In 1637, a stubborn English bookseller named John Lilburne stood trial before the Star Chamber, charged with having brought certain anti-religious books into Britain. Because he refused to testify against himself, he was sentenced to be whipped.
In 1641, the House of Commons voted this sentence "illegal and against the liberty of the subject." Lilburne's fight established in the English-speaking world the principle that no man should be compelled to bear witness against himself, or be tortured into confession. This safeguard was later written into the American Bill of Rights as the fifth amendment to the U.S. Constitution.
The fifth amendment states in pretty plain language that in a criminal trial no man is required to testify against himself. It also includes the provision that "no person shall be deprived of life, liberty or property without due process of law"--that is, without a fair trial. These principles go hand in hand with the assumption that a man is innocent until proved guilty. They are spelled out not only in the Bill of Rights, but also in 46 state constitutions.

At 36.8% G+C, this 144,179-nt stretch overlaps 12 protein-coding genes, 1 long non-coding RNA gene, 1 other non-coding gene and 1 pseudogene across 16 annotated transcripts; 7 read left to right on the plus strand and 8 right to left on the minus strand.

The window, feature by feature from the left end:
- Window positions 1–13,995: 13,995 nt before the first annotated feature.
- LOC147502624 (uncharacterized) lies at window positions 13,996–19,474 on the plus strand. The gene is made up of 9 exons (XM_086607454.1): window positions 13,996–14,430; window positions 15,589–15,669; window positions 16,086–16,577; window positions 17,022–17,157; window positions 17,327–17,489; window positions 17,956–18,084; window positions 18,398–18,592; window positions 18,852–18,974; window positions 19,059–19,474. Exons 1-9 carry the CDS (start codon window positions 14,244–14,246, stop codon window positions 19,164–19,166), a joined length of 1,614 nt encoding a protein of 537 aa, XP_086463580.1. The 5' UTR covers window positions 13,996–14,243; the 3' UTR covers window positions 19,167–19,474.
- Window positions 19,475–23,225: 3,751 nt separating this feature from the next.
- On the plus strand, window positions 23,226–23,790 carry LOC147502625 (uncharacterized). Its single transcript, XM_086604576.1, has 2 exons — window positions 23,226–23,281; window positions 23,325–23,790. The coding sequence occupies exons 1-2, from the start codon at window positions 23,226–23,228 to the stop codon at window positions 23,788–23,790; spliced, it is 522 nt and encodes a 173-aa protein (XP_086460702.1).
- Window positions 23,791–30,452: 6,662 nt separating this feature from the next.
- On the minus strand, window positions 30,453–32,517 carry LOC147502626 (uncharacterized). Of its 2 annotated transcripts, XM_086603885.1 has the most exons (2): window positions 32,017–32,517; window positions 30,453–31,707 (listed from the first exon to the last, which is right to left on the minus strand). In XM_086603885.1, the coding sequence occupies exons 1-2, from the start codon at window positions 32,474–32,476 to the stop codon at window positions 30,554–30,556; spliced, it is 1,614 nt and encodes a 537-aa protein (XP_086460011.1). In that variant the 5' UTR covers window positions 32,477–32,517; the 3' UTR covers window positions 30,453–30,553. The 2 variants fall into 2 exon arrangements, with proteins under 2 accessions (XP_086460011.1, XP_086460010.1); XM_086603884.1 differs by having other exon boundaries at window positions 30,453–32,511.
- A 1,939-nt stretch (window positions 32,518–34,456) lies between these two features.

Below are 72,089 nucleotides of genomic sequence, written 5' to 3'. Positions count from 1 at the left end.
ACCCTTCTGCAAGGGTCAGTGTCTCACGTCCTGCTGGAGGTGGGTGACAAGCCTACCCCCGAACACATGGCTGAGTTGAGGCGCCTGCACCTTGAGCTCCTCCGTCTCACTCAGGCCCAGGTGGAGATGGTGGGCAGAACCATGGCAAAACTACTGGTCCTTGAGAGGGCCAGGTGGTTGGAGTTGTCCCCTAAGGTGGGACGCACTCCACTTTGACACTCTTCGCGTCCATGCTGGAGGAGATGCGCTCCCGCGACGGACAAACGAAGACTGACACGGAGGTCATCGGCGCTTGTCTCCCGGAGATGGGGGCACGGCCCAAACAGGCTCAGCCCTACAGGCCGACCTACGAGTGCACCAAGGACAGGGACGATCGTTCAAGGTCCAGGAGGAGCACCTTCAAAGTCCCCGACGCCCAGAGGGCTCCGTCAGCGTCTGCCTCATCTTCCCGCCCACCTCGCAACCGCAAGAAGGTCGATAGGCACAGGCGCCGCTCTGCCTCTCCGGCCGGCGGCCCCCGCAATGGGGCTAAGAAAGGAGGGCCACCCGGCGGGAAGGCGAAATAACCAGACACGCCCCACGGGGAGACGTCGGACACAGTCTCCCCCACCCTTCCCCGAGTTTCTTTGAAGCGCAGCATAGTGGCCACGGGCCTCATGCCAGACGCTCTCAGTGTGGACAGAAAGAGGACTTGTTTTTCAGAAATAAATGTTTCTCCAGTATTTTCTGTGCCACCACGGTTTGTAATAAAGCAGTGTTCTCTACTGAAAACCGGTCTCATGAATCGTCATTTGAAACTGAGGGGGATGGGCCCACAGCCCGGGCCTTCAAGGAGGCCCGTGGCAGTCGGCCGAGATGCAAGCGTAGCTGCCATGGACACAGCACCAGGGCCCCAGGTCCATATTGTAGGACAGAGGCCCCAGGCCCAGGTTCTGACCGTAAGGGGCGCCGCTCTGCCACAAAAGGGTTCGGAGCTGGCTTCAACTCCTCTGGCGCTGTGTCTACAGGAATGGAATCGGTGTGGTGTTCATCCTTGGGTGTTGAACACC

Communists and fellow-travellers have, of course, made frequent use of the fifth amendment. Newspapers headline cases of "Fifth Amendment Communists," "Fifth Amendment Teachers," "Fifth Amendment Gangsters" and "Fifth Amendment Racketeers." As a result, many people forget that the fifth amendment was put in the Bill of Rights not as an "escape hatch" for the guilty, but to protect the innocent.
The fifth amendment has been called "one of the greatest privileges a free people can possess." Like the rest of the Bill of Rights, it is a symbol of democracy. There were no such safeguards in Fascist Italy or Nazi Germany. There is no fifth amendment in Communist Russia.